It’s a move that several similar companies have taken in the past when faced with downwards trending revenues in the hardware sector. Back when I worked at Unisys I can remember them telling me about how they now derive around 70% of their revenue from outsourcing initiatives and only 30% from their mainframe hardware sales. They used to be a mostly hardware oriented company but switched to professional services and outsourcing when they had negative growth for several years. HP on the other hand doesn’t seem to be suffering any of these problems, which begs the question why would they bother exiting what seems to be a lucrative market for them?
It was a question I hadn’t really considered until I read this post from John Gruber. Now I’d known that HP had gotten a new CEO since Mark Hurd was ejected over that thing with former PlayBoy Girl Jodie Fisher (and his expense account, but that’s no where near as fun to write) but I hadn’t caught up with who they’d hired as his replacement. Turns out it is former SAP CEO Leo Apotheker. Now their decisions to spin off their WebOS (and potentially their PC division) make a lot of sense as that’s the kind of company Apotheker has quite a lot of experience in. Couple that with their decision to buy Autonomy, another enterprise software company, it seems almost certain that HP is heading towards the end goal of being a primarily serviced based company.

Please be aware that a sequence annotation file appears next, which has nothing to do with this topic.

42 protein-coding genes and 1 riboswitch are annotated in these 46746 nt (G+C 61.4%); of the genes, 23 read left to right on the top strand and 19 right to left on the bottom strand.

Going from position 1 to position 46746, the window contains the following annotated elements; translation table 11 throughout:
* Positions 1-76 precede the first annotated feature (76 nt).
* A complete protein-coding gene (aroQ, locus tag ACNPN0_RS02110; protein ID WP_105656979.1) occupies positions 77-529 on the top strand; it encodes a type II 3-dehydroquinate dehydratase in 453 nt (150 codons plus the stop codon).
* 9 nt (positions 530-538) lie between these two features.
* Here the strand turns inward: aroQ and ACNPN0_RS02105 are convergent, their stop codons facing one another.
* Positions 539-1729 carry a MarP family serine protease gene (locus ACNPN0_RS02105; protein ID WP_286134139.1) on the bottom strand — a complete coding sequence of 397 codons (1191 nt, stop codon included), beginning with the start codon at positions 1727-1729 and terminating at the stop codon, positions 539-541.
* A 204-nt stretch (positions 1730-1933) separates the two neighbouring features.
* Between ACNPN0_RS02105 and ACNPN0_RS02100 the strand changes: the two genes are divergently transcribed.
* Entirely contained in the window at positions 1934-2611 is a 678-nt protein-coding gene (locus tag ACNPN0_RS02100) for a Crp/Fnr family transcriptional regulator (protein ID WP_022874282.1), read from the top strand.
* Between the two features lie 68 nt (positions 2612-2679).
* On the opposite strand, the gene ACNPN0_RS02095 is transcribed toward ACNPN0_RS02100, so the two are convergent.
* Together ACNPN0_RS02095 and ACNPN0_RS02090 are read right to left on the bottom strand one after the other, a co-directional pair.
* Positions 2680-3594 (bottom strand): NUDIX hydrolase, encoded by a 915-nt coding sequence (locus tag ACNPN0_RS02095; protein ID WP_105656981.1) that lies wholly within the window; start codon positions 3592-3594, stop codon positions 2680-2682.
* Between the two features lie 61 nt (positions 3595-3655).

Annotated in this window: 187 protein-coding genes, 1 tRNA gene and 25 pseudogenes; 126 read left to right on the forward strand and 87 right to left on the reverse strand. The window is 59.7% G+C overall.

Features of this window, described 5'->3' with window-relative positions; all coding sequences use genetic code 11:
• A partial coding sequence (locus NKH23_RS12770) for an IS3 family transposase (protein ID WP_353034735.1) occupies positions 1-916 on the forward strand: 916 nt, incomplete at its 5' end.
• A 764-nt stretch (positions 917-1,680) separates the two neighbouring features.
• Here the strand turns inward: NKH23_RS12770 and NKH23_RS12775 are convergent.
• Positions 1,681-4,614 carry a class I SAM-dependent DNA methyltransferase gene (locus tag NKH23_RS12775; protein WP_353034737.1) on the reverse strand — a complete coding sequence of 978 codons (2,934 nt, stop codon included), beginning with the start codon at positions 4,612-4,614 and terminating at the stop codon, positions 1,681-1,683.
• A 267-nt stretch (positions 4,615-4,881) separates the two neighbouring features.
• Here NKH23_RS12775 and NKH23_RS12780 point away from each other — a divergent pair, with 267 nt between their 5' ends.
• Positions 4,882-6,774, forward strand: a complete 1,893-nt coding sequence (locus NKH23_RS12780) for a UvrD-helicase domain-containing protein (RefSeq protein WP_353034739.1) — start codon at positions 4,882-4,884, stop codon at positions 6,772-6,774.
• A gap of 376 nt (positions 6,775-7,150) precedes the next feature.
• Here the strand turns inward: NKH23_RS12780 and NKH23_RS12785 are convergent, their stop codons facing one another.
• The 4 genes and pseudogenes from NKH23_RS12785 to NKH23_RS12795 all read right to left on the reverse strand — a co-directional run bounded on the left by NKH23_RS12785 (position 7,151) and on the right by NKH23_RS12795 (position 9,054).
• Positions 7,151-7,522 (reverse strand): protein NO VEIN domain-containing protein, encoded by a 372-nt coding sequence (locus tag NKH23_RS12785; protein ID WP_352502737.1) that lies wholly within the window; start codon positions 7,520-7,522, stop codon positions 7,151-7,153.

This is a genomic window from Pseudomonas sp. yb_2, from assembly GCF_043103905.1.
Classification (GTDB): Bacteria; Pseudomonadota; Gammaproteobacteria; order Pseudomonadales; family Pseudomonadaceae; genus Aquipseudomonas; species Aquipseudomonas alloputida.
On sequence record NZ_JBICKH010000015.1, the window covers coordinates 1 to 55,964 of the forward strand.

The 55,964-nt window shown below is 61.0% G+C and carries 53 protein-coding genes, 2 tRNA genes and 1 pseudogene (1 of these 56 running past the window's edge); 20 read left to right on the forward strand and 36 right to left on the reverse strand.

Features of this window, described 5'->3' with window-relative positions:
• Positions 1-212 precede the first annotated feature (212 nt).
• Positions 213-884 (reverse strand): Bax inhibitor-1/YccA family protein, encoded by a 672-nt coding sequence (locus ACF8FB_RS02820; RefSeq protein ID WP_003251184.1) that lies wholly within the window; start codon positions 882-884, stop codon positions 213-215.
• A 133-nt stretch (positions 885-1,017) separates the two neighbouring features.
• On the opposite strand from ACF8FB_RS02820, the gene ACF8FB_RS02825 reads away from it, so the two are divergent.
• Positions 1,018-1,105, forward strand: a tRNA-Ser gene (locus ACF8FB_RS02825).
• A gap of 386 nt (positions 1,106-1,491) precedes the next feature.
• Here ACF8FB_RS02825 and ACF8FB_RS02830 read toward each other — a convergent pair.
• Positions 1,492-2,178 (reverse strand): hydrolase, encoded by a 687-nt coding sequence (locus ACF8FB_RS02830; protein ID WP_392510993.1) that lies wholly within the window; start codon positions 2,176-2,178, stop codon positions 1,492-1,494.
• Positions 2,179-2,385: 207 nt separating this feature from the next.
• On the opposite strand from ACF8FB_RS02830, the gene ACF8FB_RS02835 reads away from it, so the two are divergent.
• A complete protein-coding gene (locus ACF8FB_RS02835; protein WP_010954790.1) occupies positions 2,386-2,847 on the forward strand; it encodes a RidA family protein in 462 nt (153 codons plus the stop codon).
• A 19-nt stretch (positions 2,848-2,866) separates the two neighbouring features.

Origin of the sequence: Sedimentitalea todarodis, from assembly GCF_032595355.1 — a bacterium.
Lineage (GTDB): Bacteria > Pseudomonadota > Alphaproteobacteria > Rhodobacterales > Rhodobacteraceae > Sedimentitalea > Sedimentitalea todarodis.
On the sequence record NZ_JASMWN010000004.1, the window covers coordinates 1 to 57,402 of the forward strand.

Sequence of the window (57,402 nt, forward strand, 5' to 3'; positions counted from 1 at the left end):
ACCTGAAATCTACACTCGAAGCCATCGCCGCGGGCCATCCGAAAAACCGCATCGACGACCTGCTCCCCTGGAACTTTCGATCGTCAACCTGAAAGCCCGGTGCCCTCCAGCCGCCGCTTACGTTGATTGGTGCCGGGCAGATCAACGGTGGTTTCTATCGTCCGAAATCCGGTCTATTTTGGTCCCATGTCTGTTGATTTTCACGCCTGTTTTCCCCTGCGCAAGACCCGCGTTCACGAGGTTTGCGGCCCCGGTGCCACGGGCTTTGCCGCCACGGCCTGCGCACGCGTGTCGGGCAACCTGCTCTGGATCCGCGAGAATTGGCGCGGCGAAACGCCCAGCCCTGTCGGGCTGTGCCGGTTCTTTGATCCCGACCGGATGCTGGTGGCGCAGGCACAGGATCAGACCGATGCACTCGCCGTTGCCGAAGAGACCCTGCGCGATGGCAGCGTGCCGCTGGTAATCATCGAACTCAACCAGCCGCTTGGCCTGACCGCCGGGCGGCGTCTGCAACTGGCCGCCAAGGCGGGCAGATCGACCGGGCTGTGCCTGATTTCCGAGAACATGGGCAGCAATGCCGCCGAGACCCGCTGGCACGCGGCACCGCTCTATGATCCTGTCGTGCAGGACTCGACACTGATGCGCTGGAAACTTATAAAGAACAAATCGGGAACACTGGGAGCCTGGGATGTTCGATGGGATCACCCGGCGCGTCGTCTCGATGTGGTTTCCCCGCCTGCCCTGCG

Of course with HP exiting the consumer market after only being in it for such a short time people started to wonder if there was ever going to be a serious competitor to Apple’s offerings, especially in the tablet market. Indeed it doesn’t look good for anyone trying to crack into that market as it’s pretty much all Apple all the time and if a multi-billion dollar company can’t do it then there’s not much hope for anyone else. However Android has made some impressive inroads into this Apple dominated niche, securing a solid 20% of the market. Just like it did with the iPhone before it no single vendor will come to completely decimate Apple in this space but overall Android’s dominance will come from the sheer variety that they offer. We’ve still yet to see Galaxy S2-esque release in the Android tablet space but I’m sure one’s not too far off.
It’ll be interesting to see how HP evolves itself over the next year or so under Apotheker’s leadership as it’s current direction is vastly different to that of the HP in the past. This isn’t necessarily a good or bad thing for the company either as whilst they might have any cause for concern now this transition could avoid the pain of attempting to do it further down the track. The WebOS split off is just the first step in this long journey for HP and there will be many more for them to take if they’re to make the transition to a professional services company.